1. All CSU students must take ethnic studies class

Assemblymember Shirley Weber, center, receives applause from fellow lawmakers during a floor session on June 10, 2020. Weber's bill, AB 1460, was signed into law yesterday making ethnic studies courses a requirement at CSU. Photo by Rich Pedroncelli, AP Photo
Assemblymember Shirley Weber, center, on June 10. Photo by Rich Pedroncelli, AP Photo

California State University students graduating in 2024-25 and beyond are required to take an ethnic studies course following Newsom’s Monday signing of a bill recently passed by the state Legislature, CalMatters’ Mikhail Zinshteyn reports. Newsom’s signature overrules a July vote by the CSU Board of Trustees that would have required all students to take either an ethnic studies or social justice class to graduate — and will likely frustrate academic leaders who chafed at the idea of the government mandating their curriculum. But proponents of Assembly Bill 1460 say it will ensure students take classes focused primarily on Native Americans, African Americans, Asian Americans and Latino Americans — whereas CSU’s proposal would have allowed students to fulfill the requirement with classes related to Jewish issues, women’s rights and LGBTQ people.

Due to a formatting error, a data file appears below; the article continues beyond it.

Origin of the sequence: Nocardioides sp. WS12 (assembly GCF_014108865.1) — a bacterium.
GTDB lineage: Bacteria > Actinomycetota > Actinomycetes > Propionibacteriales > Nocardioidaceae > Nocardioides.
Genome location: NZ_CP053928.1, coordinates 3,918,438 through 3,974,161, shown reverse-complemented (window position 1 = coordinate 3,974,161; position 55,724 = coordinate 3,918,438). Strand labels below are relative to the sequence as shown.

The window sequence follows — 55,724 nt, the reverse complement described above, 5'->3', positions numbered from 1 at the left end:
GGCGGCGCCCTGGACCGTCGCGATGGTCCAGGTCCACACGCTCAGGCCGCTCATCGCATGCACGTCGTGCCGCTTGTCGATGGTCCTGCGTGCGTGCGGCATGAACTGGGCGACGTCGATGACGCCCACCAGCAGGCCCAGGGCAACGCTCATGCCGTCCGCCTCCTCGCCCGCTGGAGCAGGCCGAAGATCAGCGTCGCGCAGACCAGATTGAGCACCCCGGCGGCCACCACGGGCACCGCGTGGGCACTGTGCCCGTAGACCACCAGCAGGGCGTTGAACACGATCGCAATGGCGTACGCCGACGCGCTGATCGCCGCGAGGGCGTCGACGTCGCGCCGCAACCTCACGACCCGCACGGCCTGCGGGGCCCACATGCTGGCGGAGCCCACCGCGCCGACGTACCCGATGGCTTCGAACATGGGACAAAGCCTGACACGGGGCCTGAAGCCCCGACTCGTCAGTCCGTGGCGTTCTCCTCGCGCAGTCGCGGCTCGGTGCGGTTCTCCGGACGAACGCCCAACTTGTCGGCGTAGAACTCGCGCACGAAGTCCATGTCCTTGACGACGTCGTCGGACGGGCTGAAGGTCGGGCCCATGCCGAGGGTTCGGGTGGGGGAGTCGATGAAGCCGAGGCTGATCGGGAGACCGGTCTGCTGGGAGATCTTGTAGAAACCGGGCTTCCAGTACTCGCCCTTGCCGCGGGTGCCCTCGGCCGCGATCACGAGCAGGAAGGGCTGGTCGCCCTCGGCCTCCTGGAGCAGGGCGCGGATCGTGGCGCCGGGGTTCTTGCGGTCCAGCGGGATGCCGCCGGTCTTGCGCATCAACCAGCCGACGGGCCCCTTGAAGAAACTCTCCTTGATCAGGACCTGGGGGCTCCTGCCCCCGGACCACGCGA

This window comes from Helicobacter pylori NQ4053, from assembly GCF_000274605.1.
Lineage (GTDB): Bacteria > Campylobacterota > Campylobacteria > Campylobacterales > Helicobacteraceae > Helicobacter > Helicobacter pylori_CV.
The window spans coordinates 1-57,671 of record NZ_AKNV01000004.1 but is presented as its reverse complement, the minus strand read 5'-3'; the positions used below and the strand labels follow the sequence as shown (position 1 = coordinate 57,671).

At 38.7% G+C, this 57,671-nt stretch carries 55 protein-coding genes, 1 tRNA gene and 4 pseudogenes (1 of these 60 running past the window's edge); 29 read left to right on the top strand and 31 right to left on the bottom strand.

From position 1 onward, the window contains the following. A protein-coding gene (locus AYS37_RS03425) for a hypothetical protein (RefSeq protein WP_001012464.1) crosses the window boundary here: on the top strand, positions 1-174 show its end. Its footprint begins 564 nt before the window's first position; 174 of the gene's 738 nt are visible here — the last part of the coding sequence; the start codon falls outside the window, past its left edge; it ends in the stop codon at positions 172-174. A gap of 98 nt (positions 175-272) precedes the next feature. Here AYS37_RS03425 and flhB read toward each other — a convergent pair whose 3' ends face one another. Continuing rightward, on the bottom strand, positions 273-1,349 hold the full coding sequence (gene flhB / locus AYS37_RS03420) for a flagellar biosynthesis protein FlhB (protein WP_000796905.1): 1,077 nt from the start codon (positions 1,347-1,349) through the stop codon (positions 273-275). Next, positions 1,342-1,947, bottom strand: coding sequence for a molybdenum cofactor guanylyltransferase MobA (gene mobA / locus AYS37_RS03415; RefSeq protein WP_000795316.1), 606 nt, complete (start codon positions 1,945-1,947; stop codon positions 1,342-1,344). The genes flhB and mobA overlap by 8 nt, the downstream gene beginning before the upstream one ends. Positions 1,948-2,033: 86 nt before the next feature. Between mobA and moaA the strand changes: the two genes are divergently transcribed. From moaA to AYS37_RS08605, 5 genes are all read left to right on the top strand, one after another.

• Assemblymember Shirley Weber, a San Diego Democrat, on Newsom signing her bill: “What we are seeing in Washington and on American streets right now demonstrates the necessity of understanding the experiences and perspectives of these historically marginalized and oppressed groups who have nonetheless contributed to the building of our country.”
  • State Sen. Steve Glazer, a Contra Costa Democrat, in June: “How would you feel if the governor was named Trump? … Do you want that leadership telling our academic community what needs to be taught?”

2. California median home price sets record high

Single family homes in Concord on Aug. 16, 2020. Photo by Anne Wernikoff for CalMatters

Want to buy a house in California? It’ll cost you. The median price of a home in the Golden State shot up to a record $666,320 in July — beating the previous record of $626,170 set just a month before — as sales reached their highest level in nearly three years, according to a Monday report from the California Association of Realtors. The surge in median price was primarily due to increased sales of million-dollar properties.